Joyce A. O’Shaughnessy, MD: Sara, you have been quite involved with abemaciclib in the preoperative setting. But in the MONARCH 1 study, there were very nice late-line data for monotherapy at a higher dose. Would you ever use that in practice, or should everybody basically be getting a CDK inhibitor up front with endocrine therapy?
Sara A. Hurvitz, MD: Well, women live for so long, fortunately, with this disease. I do have a number of patients who are eligible for this monotherapy; namely, patients who’ve been treated with a line or 2 of chemotherapy, which was the design of MONARCH 1, and patients who’ve exhausted all other endocrine options—aromatase inhibitors or fulvestrant, for example. I think it’s a good option to try. I don’t use it in patients who have been pretreated with another CDK4/6 inhibitor and have progressed. I’ve seen that happen in other practices, but I don’t condone that.
That’s not how the study was done, and I think those patients really should be going on clinical trials. We need to address how we treat patients who have been exposed to and are resistant to CDK4/6 inhibitors. I think the tolerability is pretty good. You are able to use this higher-dose option—the 200-mg bid dose. You still have to watch for diarrhea and cytopenias in about a quarter of patients. But at the median follow-up of about 18 months, the median overall survival was almost 2 years 22 months in a pretty heavily pretreated patient population. So, I do think they’re impressive data—albeit, this was phase II data, but it was impressive data supporting its use in heavily pretreated patients.
Joyce A. O’Shaughnessy, MD: And compared with our other options, it looks very good. Compared with chemotherapy, it has a shorter median progression-free survival and shorter overall survival. But yes, the data look good for those who haven’t had a CDK4/6 inhibitor.
Hope S. Rugo, MD: It just seems so unlikely that we’re going to find a group of patients who received multiple lines of endocrine therapy and chemotherapy and haven’t had a CDK4/6 inhibitor.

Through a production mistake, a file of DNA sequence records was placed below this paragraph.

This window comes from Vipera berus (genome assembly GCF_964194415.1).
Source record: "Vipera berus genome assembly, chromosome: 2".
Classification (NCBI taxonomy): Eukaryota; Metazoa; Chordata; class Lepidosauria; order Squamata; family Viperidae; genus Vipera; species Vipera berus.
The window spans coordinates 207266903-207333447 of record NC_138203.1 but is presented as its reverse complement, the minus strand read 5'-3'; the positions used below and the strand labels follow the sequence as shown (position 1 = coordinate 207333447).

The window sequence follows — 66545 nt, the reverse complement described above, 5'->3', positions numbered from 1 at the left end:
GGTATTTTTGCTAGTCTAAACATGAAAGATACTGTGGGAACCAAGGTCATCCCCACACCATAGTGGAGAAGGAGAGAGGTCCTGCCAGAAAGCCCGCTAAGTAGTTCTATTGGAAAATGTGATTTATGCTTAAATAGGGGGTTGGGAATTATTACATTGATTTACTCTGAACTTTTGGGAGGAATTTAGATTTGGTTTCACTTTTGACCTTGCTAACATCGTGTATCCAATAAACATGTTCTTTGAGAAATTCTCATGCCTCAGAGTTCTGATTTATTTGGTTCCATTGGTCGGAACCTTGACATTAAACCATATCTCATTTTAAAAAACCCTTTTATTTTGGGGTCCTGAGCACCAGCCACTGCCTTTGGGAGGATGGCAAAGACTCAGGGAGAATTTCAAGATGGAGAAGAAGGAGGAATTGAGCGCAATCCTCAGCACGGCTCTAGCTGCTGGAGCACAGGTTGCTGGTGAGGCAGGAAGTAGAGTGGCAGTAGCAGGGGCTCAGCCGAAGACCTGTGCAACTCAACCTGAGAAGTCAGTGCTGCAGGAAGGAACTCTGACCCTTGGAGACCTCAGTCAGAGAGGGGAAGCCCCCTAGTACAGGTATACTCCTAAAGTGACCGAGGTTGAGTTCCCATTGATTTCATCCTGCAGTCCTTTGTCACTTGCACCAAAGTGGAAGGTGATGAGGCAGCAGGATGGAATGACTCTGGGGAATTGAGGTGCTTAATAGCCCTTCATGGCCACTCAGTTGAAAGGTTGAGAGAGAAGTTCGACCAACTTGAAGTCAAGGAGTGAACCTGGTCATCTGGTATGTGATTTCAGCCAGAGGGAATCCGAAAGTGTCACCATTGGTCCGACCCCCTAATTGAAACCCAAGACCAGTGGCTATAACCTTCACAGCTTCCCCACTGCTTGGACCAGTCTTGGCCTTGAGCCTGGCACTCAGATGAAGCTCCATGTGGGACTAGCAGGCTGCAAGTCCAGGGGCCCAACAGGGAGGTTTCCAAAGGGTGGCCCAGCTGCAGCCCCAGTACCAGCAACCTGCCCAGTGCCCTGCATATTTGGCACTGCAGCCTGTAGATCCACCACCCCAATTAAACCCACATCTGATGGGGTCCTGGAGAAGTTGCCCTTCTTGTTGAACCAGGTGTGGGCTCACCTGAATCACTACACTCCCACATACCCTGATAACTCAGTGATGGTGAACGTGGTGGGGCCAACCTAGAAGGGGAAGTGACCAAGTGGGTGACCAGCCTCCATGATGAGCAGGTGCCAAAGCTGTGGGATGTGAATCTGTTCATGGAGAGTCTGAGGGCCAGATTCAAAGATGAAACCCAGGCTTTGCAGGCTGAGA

Joyce A. O’Shaughnessy, MD: It’s going to be our long-livers—our 5-plus-year patients who are way out there, etc. So, it’s a small subset. There is a lot going on in the CDK4/6 world. Then we come to everolimus. Komal, do you still use everolimus in your practice? Where do you think there is a role for it?
Komal Jhaveri, MD, FACP: I do. I know we all, as a community, are very disturbed about the mucositis rates and the side effects that we see from everolimus, but I do still end up using a lot of everolimus in my practice. And with the data now emerging with fulvestrant as a partner with everolimus, I think it has been more compelling, in some ways, to think about everolimus yet again, just outside of exemestane/everolimus from the BOLERO-2 data that we’ve been utilizing thus far. I also use everolimus with tamoxifen based on the TAMRAD trial, and I do think that there are data that suggest that even in the ESR1-mutant patients, tamoxifen could have some role. I feel like I kind of use that as an excuse to use tamoxifen with everolimus in certain patients.
And now, the PrECOG study that has published in the Journal of Clinical Oncology looked at the combination of fulvestrant with everolimus and showed a doubling of progression-free survival—5 to 10 months. I thought that was very impressive. The MANTA trial that Peter Schmid presented last year also caught my attention. The MANTA trial looked adding vistusertib, an mTORC1/2 inhibitor. While they couldn’t show any benefit for that compound, the control arm, where they looked at fulvestrant/everolimus, had a progression-free survival of 12.4 months, compared with fulvestrant—a little over 5 months. What we don’t have, like we don’t have with everything else, is post-CDK4/6 data. Does this hold true? Having said that, I think it’s certainly something that we use in practice even now, until we get this data of what happens post-CDK4/6.
Joyce A. O’Shaughnessy, MD: Yes.
Hope S. Rugo, MD: In the PrECOG study, which I think really does support the use of fulvestrant in combination with everolimus, because they started the trial before we had the data on dexamethasone mouthwash, from what was called the SWISH study, which is now on the everolimus label—they didn’t use the mouthwash. They saw the expected stomatitis rate, which is quite high—up to 8%, 9% grade 3. And with the mouthwash, we have eliminated grade 3 stomatitis.